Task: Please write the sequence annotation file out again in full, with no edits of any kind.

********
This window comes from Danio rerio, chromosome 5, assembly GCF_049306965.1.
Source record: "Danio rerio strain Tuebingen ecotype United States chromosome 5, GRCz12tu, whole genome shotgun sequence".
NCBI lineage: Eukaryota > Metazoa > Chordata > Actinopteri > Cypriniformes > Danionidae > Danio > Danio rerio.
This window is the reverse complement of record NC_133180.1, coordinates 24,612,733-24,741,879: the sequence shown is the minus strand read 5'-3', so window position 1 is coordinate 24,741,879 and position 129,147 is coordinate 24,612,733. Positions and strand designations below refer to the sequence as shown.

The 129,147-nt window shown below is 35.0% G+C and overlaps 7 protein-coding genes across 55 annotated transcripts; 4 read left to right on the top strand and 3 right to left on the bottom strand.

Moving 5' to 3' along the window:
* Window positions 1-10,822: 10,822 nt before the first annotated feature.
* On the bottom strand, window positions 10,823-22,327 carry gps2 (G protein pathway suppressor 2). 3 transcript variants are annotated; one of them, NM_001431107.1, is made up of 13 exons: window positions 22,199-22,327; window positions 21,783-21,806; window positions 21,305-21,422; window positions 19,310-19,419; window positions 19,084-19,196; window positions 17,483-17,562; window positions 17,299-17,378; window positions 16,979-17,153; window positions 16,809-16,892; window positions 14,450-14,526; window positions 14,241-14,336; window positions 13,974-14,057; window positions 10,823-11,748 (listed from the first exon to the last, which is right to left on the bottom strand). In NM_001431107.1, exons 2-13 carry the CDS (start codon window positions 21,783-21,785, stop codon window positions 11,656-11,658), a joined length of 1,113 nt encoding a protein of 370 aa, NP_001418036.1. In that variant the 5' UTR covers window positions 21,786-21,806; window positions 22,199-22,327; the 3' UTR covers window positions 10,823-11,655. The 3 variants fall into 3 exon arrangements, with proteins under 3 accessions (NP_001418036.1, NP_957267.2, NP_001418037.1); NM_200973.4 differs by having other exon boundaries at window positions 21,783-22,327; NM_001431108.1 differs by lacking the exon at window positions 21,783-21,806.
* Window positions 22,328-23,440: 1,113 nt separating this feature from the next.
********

This window comes from Danio rerio, chromosome 5, assembly GCF_049306965.1.
Source record: "Danio rerio strain Tuebingen ecotype United States chromosome 5, GRCz12tu, whole genome shotgun sequence".
NCBI lineage: Eukaryota > Metazoa > Chordata > Actinopteri > Cypriniformes > Danionidae > Danio > Danio rerio.
This window is the reverse complement of record NC_133180.1, coordinates 24,612,733-24,741,879: the sequence shown is the minus strand read 5'-3', so window position 1 is coordinate 24,741,879 and position 129,147 is coordinate 24,612,733. Positions and strand designations below refer to the sequence as shown.

The 129,147-nt window shown below is 35.0% G+C and overlaps 7 protein-coding genes across 55 annotated transcripts; 4 read left to right on the top strand and 3 right to left on the bottom strand.

Moving 5' to 3' along the window:
* Window positions 1-10,822: 10,822 nt before the first annotated feature.
* On the bottom strand, window positions 10,823-22,327 carry gps2 (G protein pathway suppressor 2). 3 transcript variants are annotated; one of them, NM_001431107.1, is made up of 13 exons: window positions 22,199-22,327; window positions 21,783-21,806; window positions 21,305-21,422; window positions 19,310-19,419; window positions 19,084-19,196; window positions 17,483-17,562; window positions 17,299-17,378; window positions 16,979-17,153; window positions 16,809-16,892; window positions 14,450-14,526; window positions 14,241-14,336; window positions 13,974-14,057; window positions 10,823-11,748 (listed from the first exon to the last, which is right to left on the bottom strand). In NM_001431107.1, exons 2-13 carry the CDS (start codon window positions 21,783-21,785, stop codon window positions 11,656-11,658), a joined length of 1,113 nt encoding a protein of 370 aa, NP_001418036.1. In that variant the 5' UTR covers window positions 21,786-21,806; window positions 22,199-22,327; the 3' UTR covers window positions 10,823-11,655. The 3 variants fall into 3 exon arrangements, with proteins under 3 accessions (NP_001418036.1, NP_957267.2, NP_001418037.1); NM_200973.4 differs by having other exon boundaries at window positions 21,783-22,327; NM_001431108.1 differs by lacking the exon at window positions 21,783-21,806.
* Window positions 22,328-23,440: 1,113 nt separating this feature from the next.